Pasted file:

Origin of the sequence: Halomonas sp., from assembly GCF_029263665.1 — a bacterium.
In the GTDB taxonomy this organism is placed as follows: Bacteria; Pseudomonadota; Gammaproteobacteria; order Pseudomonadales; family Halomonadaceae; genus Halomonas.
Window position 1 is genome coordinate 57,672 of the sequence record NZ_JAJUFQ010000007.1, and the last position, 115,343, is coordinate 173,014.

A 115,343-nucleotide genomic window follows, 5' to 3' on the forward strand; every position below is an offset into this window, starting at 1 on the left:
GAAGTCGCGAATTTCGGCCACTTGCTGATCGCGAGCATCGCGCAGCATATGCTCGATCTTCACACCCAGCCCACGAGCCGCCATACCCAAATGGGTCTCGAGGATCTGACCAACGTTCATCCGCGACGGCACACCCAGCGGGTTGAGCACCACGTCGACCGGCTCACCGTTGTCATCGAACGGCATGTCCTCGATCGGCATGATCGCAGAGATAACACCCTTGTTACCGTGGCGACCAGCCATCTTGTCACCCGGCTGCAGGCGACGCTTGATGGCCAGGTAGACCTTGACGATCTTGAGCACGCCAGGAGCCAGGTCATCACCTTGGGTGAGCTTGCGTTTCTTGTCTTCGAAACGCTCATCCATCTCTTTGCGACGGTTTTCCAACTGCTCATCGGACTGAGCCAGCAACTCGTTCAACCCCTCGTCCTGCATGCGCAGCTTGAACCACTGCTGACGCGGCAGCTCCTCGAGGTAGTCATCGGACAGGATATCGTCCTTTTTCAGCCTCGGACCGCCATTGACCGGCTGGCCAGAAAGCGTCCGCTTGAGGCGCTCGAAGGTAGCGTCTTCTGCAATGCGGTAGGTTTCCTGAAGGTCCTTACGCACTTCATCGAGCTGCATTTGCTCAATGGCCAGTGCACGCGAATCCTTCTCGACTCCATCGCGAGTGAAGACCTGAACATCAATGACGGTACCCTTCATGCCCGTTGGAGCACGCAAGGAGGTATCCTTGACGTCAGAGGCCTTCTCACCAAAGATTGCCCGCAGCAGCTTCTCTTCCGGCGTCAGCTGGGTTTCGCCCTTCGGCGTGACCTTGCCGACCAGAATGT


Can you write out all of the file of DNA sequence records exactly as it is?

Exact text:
Origin of the sequence: Halomonas sp., from assembly GCF_029263665.1 — a bacterium.
In the GTDB taxonomy this organism is placed as follows: Bacteria; Pseudomonadota; Gammaproteobacteria; order Pseudomonadales; family Halomonadaceae; genus Halomonas.
Window position 1 is genome coordinate 57,672 of the sequence record NZ_JAJUFQ010000007.1, and the last position, 115,343, is coordinate 173,014.

A 115,343-nucleotide genomic window follows, 5' to 3' on the forward strand; every position below is an offset into this window, starting at 1 on the left:
GAAGTCGCGAATTTCGGCCACTTGCTGATCGCGAGCATCGCGCAGCATATGCTCGATCTTCACACCCAGCCCACGAGCCGCCATACCCAAATGGGTCTCGAGGATCTGACCAACGTTCATCCGCGACGGCACACCCAGCGGGTTGAGCACCACGTCGACCGGCTCACCGTTGTCATCGAACGGCATGTCCTCGATCGGCATGATCGCAGAGATAACACCCTTGTTACCGTGGCGACCAGCCATCTTGTCACCCGGCTGCAGGCGACGCTTGATGGCCAGGTAGACCTTGACGATCTTGAGCACGCCAGGAGCCAGGTCATCACCTTGGGTGAGCTTGCGTTTCTTGTCTTCGAAACGCTCATCCATCTCTTTGCGACGGTTTTCCAACTGCTCATCGGACTGAGCCAGCAACTCGTTCAACCCCTCGTCCTGCATGCGCAGCTTGAACCACTGCTGACGCGGCAGCTCCTCGAGGTAGTCATCGGACAGGATATCGTCCTTTTTCAGCCTCGGACCGCCATTGACCGGCTGGCCAGAAAGCGTCCGCTTGAGGCGCTCGAAGGTAGCGTCTTCTGCAATGCGGTAGGTTTCCTGAAGGTCCTTACGCACTTCATCGAGCTGCATTTGCTCAATGGCCAGTGCACGCGAATCCTTCTCGACTCCATCGCGAGTGAAGACCTGAACATCAATGACGGTACCCTTCATGCCCGTTGGAGCACGCAAGGAGGTATCCTTGACGTCAGAGGCCTTCTCACCAAAGATTGCCCGCAGCAGCTTCTCTTCCGGCGTCAGCTGGGTTTCGCCCTTCGGCGTGACCTTGCCGACCAGAATGT